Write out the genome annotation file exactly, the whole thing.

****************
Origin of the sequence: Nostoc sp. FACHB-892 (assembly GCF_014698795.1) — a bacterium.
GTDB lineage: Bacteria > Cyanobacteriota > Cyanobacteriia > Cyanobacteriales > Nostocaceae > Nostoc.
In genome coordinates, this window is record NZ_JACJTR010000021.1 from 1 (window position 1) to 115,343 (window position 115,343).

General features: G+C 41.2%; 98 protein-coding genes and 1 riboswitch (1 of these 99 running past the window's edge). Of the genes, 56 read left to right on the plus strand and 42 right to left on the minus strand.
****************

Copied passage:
Origin of the sequence: Nostoc sp. FACHB-892 (assembly GCF_014698795.1) — a bacterium.
GTDB lineage: Bacteria > Cyanobacteriota > Cyanobacteriia > Cyanobacteriales > Nostocaceae > Nostoc.
In genome coordinates, this window is record NZ_JACJTR010000021.1 from 1 (window position 1) to 115,343 (window position 115,343).

General features: G+C 41.2%; 98 protein-coding genes and 1 riboswitch (1 of these 99 running past the window's edge). Of the genes, 56 read left to right on the plus strand and 42 right to left on the minus strand.